ilf+jiacZ
This end is
protected
Fig. 5 Nested deletion strategies for the HEM2 promoter.
36


Nde\
\ Nar\
Aat\\
i I
Seal
PvuW
HintM
i \SphI
' !Pst\
EcoRM
>4/7111
PvuW
EcoRl
/Mil
Ban
Ben
Spe I
NsW
Nhe I
W/ndlll
>4/711
Pad
IfEcoRV
l\Kpn\
l San
\Kpn\
Ban t insert Psfl :
|i^iH ~ linker, then
Kpn\ v cleave. Ji
ffci mrjWrvPsnsm
BglW
EcoRl
Ndel i
mi i
PvuW
Ban
BamHl
Sptil
U Sail
\Eag\
Nrul
Cleave.,
with Nsli
\
/
EcoRI,1
>1-11 I H//7dlll,105
7177,4 Srt304
6940,Psfl
5628, Mfel
EcoRV.802
Seal, 1051
PsfEII.1258
EcoRV.1714
/Kpnl.1726
l'Sa/1,1738
Kpd.1768
W/iel.1963
H/ndIll,2008
>4/711,2314
Pad,2385
5amHI,3706
4270, Eapl
3982, San
3893, Sph
Fig. 6 pRB1 construction.
37


fig. 7 pIR1 and pIR2 plasmids.
38


3. RESULTS
3.1. Sequencing experiments
3.1.1. Identification of the nested deletions from nHEM22
The pGEM single-stranded system is designed to allow the production of
cloned DNA as single-stranded circular molecules suitable for mutagenesis,
sequencing and other applications. Single-stranded DNA can be produced
from any of the pGEM-Zf(+) and pGEM-Zf(-) series of plasmids because
they contain the origin of replication of the filamentous bacteriophage fl.
However, the generation of single-stranded circular molecules was carried
out following the alkali denaturation procedure described in Materials and
Methods.
These chimeric phage-plasmid vectors, or phagemids, also contained SP6
and T7 RNA polymerase promoters flanking a region of multiple cloning
sites within the a-peptide coding region of the enzyme p-galactosidase. The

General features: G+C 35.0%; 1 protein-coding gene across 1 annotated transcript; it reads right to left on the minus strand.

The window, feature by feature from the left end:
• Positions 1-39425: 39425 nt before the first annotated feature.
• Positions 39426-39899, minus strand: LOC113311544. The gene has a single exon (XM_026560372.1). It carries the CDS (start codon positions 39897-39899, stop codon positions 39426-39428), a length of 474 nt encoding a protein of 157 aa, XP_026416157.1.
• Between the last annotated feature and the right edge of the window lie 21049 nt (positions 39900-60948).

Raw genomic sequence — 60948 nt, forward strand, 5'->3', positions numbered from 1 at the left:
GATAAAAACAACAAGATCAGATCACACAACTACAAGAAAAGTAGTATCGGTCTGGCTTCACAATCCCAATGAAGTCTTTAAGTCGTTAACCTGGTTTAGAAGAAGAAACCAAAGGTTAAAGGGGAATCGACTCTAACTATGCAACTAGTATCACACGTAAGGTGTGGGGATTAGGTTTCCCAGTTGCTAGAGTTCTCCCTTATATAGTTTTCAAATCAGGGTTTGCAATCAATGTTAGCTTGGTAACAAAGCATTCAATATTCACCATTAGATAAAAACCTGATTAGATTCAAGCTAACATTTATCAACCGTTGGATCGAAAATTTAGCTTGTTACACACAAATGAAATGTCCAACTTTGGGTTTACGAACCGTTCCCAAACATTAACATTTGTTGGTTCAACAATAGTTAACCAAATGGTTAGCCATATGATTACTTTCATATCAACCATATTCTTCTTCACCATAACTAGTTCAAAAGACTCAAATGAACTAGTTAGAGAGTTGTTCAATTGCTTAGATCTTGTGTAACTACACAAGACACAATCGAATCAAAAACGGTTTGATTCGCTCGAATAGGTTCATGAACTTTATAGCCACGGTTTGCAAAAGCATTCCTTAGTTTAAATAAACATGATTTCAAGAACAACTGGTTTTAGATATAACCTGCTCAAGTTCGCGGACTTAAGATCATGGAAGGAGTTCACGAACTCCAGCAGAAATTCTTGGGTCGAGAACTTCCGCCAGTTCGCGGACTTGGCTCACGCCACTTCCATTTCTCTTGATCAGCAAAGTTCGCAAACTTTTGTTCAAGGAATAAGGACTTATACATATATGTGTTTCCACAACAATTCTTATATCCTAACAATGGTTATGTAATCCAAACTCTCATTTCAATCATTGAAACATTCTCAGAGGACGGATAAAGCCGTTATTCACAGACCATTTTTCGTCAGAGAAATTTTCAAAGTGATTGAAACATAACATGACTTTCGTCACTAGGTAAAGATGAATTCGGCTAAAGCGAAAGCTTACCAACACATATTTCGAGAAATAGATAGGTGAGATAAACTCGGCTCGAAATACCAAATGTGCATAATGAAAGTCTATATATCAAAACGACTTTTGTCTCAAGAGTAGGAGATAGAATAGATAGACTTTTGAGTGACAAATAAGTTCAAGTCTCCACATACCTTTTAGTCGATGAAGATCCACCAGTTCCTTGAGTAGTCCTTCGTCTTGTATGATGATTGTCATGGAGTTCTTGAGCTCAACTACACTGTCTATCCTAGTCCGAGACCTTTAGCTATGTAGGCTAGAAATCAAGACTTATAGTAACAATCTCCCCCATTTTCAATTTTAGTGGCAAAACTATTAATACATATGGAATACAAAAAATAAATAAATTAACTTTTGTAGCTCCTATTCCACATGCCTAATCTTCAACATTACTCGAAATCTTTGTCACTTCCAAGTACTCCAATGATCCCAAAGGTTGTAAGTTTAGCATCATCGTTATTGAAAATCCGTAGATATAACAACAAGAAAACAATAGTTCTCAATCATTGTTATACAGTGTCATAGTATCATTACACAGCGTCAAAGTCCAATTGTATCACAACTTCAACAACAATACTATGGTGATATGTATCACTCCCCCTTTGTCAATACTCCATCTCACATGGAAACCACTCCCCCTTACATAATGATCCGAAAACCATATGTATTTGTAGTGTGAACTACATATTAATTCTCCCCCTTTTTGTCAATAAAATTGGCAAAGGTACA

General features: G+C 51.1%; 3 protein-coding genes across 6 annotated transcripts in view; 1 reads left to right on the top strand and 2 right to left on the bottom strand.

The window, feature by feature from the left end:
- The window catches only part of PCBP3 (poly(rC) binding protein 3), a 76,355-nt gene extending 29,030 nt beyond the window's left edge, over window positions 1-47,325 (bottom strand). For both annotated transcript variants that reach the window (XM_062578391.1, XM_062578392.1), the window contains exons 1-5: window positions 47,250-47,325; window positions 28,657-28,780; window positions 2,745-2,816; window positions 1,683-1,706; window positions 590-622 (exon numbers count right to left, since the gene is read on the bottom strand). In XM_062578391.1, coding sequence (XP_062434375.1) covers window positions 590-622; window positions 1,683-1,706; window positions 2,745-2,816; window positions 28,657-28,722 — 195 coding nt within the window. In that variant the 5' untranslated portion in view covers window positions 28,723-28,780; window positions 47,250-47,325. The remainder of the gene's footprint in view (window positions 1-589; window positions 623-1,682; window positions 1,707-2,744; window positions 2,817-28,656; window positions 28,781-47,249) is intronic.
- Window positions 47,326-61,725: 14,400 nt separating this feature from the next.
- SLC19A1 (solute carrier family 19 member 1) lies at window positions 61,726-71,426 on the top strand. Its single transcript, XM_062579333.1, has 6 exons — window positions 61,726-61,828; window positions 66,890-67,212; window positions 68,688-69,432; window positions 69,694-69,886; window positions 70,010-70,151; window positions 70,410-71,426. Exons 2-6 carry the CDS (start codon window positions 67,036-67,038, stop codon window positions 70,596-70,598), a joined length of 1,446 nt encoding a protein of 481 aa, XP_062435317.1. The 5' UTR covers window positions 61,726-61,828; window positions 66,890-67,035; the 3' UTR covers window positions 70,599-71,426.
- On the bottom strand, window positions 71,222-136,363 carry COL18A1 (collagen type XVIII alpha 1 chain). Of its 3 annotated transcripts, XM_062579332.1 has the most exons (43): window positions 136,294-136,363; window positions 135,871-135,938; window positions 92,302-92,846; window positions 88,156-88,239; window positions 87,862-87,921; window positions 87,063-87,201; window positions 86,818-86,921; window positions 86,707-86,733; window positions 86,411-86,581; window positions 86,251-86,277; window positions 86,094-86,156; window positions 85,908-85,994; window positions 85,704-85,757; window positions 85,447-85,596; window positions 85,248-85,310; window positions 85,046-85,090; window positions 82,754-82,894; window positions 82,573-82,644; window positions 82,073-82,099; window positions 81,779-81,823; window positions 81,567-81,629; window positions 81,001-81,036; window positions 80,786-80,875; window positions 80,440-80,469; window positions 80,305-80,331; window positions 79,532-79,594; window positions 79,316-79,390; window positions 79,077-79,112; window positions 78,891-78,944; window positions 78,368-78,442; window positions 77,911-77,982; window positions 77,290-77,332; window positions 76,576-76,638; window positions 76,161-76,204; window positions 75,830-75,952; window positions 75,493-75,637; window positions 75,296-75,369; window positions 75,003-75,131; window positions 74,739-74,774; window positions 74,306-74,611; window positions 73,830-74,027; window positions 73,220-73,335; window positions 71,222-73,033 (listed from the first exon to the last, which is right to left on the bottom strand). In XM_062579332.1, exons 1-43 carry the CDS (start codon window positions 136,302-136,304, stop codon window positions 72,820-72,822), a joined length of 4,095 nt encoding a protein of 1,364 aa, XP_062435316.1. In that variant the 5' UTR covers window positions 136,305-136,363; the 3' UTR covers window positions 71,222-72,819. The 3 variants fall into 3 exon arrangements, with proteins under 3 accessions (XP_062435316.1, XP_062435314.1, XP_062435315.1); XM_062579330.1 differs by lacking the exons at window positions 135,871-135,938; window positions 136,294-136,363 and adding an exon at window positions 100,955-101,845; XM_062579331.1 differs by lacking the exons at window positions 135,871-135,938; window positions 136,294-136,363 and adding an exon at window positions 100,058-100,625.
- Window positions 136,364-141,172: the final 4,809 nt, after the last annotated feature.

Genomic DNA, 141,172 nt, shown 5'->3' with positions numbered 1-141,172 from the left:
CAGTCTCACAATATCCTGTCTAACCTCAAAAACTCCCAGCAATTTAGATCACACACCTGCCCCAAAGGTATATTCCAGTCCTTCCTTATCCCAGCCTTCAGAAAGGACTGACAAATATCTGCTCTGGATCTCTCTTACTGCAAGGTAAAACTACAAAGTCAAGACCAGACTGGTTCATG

inactivation of the P-galactosidase enzyme by insertion of a DNA fr agment at
the poly linker site, allows direct color screening of the recombinant clones on
plates containing IPTG (inducer) and X-Gal (substrate). Clones containing
plasmids with the inserts give white colonies, whereas those containing the
vector produce blue colonies. The identification of the transformants
containing pHEM22 and its progressive deletions at the promoter site, Kj
through K \ q, were carried out on ampicillin plates containing inducer and
39


substrate, to eliminate the possibility of isolating molecules with a complete
deletion of the HEM2 promoter. Most of the plates contained a few white
colonies except for those containing cells transformed with the DNA
corresponding to the 8- and 9- minute fractions of the ExoIII digestion, where
no colonies were found. This could be due to an extensive nuclease digestion
that removed the whole promoter (insert), and also affected the following
ampicillin resistance gene, which didn't allow the growth of the transformants
on the ampicillin plates. Each of the white colonies obtained was used to